JVM Performance Tuning (notes)

A presentation by Attila Szegedi titled “Everything I Ever Learned about JVM Performance Tuning @twitter” has been floating around for a few months. I’ve restructured much of the content into a set of notes. This covers the basics of memory allocation and garbage collection in Java, the different garbage collectors available in HotSpot and how they can be tuned, and finally some anecdotes from Attila’s experiences at Twitter.

I’m still fuzzy on some things, so it’s not ground truth. If more experienced people weigh in, I’ll fix things up. The very informative hour-long presentation is still highly recommended.

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Year in review: 2011 (personal)

I like to take some time every once in a while to think about what I’ve done that I’m proud of, what I’ve learned, and what I want to do. With the beginning of a new year comes the perfect opportunity to reflect on my life in the year past.

I’ve split it into two separate blog posts, one professional (meaning research and grad school life) and one personal (meaning hobbies, self-improvement, life goals). This post covers the latter; my personal life in 2011.

This post is also split up into different sections. The first is again accomplishments, then I cover time management, my 3 main hobbies these days, and then misc other personal stuff.

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Posted by andrew in Personal, 0 comments

Year in review: 2011 (professional)

I like to take some time every once in a while to think about what I’ve done that I’m proud of, what I’ve learned, and what I want to do. With the beginning of a new year comes the perfect opportunity to reflect on my life in the year past.

I’ve split it into two separate blog posts, one professional (meaning research and grad school life) and one personal (meaning hobbies, self-improvement, life goals). This post covers the former; my life as a grad student in 2011.

First, things I’ve done in the past year that I’m proud of. Next, meta-comments related to research. Finally, a section on teaching, since I TA’d CS162 this past semester (my first teaching experience).

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Posted by andrew in Personal, 0 comments

Paper review: Facebook Haystack

This is a review of Facebook’s Haystack storage system, used to store the staggering amount of photos that are uploaded to Facebook everyday. Facebook Photos started out with an NFS appliance, but was forced to move to a custom solution for the reasons of cost, scale, and performance. Haystack is an engineering solution that applies well-known techniques from GFS and log-structured filesystems to their distributed, append-only, key-value blob situation. Metadata management is somewhat novel, as well as their CDN integration.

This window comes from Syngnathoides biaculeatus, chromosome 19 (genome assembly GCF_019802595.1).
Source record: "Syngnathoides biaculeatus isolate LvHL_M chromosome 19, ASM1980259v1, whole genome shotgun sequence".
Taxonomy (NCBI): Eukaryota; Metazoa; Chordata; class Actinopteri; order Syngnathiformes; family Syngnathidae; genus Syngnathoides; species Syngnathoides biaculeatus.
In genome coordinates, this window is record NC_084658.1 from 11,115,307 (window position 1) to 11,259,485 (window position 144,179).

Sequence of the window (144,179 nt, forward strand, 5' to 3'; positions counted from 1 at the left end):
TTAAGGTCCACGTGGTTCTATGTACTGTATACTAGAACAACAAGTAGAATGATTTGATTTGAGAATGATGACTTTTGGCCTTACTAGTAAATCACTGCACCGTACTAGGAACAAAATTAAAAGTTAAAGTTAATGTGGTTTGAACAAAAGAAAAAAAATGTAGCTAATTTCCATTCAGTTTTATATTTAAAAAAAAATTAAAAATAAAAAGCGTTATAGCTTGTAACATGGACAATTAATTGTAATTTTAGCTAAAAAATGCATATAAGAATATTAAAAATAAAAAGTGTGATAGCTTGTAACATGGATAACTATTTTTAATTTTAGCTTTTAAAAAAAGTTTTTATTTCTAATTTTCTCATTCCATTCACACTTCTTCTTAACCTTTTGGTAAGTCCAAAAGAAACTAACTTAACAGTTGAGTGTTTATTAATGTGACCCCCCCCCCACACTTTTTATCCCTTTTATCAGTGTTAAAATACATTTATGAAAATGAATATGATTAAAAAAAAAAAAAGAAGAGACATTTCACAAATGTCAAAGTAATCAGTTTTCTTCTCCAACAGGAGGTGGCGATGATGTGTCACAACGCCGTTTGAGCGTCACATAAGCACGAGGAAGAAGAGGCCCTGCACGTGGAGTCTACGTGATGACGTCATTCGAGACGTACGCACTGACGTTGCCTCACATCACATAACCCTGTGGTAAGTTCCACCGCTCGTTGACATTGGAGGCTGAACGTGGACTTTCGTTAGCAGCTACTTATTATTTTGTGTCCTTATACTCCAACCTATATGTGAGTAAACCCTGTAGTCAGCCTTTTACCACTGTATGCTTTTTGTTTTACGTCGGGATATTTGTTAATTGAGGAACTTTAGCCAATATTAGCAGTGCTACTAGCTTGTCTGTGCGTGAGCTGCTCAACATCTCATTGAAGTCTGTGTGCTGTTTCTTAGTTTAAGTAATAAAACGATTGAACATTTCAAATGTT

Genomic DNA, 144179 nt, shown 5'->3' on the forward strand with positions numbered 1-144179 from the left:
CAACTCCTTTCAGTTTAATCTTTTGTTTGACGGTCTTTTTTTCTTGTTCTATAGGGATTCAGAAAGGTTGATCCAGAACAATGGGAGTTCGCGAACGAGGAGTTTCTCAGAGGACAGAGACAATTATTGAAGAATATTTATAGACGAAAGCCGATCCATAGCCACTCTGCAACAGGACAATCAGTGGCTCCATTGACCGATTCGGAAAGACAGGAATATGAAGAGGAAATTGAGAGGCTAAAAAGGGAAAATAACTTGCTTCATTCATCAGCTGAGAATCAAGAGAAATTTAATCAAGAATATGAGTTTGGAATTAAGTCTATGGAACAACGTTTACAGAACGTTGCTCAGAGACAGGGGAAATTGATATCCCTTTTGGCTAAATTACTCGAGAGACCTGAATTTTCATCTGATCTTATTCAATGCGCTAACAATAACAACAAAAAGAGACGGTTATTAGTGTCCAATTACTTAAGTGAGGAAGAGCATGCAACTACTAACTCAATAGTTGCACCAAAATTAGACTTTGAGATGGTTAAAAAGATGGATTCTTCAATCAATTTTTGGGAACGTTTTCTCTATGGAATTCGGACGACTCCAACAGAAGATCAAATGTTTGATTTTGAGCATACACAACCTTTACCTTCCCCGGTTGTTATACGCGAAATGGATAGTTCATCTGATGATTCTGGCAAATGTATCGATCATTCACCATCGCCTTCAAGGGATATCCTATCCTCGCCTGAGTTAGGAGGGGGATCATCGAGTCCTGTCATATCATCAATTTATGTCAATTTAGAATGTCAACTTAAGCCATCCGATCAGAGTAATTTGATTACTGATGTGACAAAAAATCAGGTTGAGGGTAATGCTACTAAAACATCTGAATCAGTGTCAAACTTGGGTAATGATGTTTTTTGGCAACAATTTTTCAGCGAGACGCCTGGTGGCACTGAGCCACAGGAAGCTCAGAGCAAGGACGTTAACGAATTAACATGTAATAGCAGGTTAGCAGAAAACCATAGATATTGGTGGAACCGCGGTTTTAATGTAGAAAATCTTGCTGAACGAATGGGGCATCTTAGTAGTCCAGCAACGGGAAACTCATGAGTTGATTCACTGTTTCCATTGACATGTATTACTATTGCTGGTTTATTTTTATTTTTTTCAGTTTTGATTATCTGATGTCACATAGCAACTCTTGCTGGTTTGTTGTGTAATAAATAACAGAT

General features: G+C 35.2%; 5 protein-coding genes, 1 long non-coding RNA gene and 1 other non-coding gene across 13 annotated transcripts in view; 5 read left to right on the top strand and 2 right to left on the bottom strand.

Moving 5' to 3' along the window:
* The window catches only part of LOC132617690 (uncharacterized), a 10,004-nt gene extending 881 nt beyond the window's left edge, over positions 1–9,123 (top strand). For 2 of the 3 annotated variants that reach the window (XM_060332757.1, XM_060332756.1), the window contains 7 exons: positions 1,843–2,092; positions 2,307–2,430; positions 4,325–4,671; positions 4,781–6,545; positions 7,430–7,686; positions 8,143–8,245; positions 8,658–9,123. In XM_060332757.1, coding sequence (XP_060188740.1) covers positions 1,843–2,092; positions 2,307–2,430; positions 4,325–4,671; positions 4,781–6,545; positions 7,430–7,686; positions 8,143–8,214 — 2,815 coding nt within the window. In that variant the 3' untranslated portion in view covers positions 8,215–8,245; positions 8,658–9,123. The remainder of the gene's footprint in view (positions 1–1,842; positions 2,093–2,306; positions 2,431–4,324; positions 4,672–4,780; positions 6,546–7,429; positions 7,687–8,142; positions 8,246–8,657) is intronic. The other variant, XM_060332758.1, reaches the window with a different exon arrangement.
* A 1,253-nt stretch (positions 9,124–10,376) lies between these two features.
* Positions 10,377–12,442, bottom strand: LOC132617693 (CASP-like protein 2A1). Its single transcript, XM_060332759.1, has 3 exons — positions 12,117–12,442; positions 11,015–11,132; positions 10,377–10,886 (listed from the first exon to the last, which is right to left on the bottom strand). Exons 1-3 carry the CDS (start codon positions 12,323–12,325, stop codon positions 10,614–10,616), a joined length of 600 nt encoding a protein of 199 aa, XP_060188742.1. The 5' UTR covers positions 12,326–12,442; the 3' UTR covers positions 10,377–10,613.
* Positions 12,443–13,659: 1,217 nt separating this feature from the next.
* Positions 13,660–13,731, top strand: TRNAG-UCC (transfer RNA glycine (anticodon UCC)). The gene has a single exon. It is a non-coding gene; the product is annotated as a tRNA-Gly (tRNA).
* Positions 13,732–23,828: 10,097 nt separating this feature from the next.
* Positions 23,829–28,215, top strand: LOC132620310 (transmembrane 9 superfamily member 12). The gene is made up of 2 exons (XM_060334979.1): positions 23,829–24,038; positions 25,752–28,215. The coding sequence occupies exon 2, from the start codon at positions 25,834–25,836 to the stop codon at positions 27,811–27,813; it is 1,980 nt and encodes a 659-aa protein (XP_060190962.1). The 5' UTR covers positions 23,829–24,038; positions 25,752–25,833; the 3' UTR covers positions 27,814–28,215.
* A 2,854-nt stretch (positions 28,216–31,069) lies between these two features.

The paper, “Finding a needle in Haystack: Facebook’s photo storage” by Beaver et al., was published at OSDI ’10.

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External sorting of large datasets

This is a common interview question: how do you sort data that is bigger than memory? “Big data” in the range of tera or petabytes can now almost be considered the norm (think of Google saving every search, click, and ad impression ever), so this manifests in reality as well. This is also a canonical problem in the database world, where it is referred to as an “external sort”.

Your mind should immediately turn to divide and conquer algorithms, namely merge sort. Write out intermediate merged output to disk, and read it back in lazily for the next round. I decided this would be a fun implementation and optimization exercise to do in C. There will probably be a follow-up post, since there are lots of optimizations I haven’t yet implemented.

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Static website hosting on Amazon S3

Werner Vogels, Amazon CTO, posted on his blog about a month ago on “New AWS feature: Run your website from Amazon S3“. S3 now offers the ability to host static HTML pages directly from an S3 bucket, which is a great alternative for small blogs and sites (provided, of course, that you don’t actually need any dynamic content). This has the potential to greatly reduce your hosting costs. A small Dreamhost/Slicehost/Linode costs around $20 a month, and I used to run this site out of an extreme budget VPS (Virpus) which was only $5 a month, but I expect to be paying only a few cents per month for S3 (current pricing is just 15¢ per GB-month). Of course, you also gain best-of-class durability, fault-tolerance, and scalability from hosting out of S3, meaning that your little site should easily survive a slashdotting.

The difficulty here is that most of the popular blogging engines require a backing database, and do their content generation dynamically server side. That doesn’t fly with S3; since it is, after all, just a Simple Storage Service, content has to be static and pregenerated. I chose to use Hyde, a Python content generator that turns templates (based on the Django templating engine) into HTML. Hyde page templates are dynamic, written in Django’s templating language which supports variables, control flow, and hierarchal inheritance. Hyde will parse these templates, fill in the dynamic content, and finally generate static HTML pages suitable for uploading to S3. Ruby folks can check out Jekyll as an alternative.

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